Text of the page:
MIAMI -- The rise of the Cubs from a rebuilding franchise to World Series champions is another reminder that dramatic turnarounds can occur rather quickly for teams that have assembled the right nucleus.
The Marlins enter the Hot Stove season with a young, talented roster. According to two highly respected employees in the organization, the success of the Cubs should inspire Miami's players to take the next step in 2017.
"I think the Marlins, from the front office to the players, should really be motivated to do it, not in the near future, but try to make it happen next year or the year after," said former Marlins outfielder Juan Pierre, part of the franchise's 2003 World Series team.
Andre Dawson, the Hall of Fame outfielder and special assistant with the Marlins, notes that young players are still capable of achieving big things.
"That's kind of the trend today, a lot of young ballplayers," Dawson said. "Some have the innate ability to step up. It's how quickly you are able to adjust.
"I think the youth in some of the Cubs' players started to show in the last part of the playoffs, in the World Series. They started pressing a little bit, trying to do too many things. It takes, I think, a veteran presence to slow them down. And to help them realize, even though the stage is what it is, you have to have fun, first and foremost, and let your natural ability take over."
Pierre and Dawson share a bond of being both former Cubs and Marlins. Dawson, of course, was the National League MVP Award winner with the Cubs in 1987, and he still is revered in Chicago.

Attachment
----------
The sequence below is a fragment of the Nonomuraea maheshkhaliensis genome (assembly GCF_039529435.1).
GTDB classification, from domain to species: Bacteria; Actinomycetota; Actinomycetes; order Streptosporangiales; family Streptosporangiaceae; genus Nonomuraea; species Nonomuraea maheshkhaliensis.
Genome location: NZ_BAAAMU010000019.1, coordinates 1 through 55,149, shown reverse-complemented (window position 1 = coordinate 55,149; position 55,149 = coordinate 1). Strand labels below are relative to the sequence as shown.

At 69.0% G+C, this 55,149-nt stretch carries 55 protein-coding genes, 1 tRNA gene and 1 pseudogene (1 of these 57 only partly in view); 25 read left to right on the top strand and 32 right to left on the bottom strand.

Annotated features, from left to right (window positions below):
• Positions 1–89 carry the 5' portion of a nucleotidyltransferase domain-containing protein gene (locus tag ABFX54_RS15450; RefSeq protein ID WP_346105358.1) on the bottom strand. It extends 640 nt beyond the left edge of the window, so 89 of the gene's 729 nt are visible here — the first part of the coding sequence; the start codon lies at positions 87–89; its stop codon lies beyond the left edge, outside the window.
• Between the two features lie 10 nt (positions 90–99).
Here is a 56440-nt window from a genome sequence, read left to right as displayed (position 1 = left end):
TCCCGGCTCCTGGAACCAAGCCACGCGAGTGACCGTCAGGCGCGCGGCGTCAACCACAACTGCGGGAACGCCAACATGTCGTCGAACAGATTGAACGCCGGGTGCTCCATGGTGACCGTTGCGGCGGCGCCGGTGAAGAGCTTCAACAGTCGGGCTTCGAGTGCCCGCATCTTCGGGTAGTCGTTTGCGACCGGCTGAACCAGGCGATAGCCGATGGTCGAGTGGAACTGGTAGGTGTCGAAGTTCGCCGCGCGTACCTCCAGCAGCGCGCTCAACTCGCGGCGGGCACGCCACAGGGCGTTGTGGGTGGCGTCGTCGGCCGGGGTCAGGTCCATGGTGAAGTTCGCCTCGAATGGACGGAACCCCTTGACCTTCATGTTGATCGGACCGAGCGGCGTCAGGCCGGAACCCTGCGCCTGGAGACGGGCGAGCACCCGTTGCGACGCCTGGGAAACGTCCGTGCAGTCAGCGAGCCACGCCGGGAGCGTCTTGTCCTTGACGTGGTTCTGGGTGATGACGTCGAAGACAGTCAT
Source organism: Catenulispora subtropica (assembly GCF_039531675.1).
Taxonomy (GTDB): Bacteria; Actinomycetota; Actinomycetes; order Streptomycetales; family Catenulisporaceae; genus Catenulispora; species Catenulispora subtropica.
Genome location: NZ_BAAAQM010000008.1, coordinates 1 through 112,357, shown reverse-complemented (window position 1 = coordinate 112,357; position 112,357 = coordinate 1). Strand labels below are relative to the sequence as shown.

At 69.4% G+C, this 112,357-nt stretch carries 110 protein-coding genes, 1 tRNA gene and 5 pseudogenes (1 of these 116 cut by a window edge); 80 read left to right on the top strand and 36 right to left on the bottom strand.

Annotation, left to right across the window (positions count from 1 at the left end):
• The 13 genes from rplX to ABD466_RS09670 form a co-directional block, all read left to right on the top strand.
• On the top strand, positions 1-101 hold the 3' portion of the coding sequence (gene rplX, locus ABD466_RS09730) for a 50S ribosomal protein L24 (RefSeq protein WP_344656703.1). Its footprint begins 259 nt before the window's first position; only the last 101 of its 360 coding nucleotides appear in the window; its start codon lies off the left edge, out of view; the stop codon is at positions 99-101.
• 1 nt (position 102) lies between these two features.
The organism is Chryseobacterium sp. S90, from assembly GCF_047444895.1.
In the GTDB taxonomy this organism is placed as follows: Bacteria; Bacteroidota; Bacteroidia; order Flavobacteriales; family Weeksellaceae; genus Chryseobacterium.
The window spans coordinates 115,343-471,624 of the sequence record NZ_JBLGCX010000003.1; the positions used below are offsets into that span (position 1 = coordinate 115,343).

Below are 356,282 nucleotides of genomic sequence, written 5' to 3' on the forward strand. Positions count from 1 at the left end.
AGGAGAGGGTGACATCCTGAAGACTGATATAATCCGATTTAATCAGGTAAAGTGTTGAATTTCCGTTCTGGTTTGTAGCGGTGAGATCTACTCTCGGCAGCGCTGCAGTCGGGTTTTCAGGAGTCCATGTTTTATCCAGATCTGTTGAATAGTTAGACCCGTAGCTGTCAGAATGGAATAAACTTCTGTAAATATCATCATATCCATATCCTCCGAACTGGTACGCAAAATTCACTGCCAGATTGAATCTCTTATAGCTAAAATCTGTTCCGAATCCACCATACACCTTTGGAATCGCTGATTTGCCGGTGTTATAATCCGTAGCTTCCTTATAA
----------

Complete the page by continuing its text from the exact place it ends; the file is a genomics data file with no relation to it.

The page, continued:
Pierre remains associated with the Marlins, frequently spending his time around the players in Spring Training and during the season.
Dawson, who attended a couple of the World Series games at Wrigley Field, has been a special assistant to the president with the Marlins the past 15 years.
Like the Cubs, the Marlins have a number of young, veteran players.
"You can talk about being young and making mistakes or whatever, but at some point, you can get it done," Pierre said. "The young label can only hold so long. If you play three or four years, and you're 24, 25, you should start being able to make the adjustments to take it to that next level. You saw it in the Cubs."
Joe Frisaro has covered the Marlins for MLB.com since 2002. He writes a blog, called The Fish Pond. Follow him on Twitter @JoeFrisaro and listen to his podcast. This story was not subject to the approval of Major League Baseball or its clubs.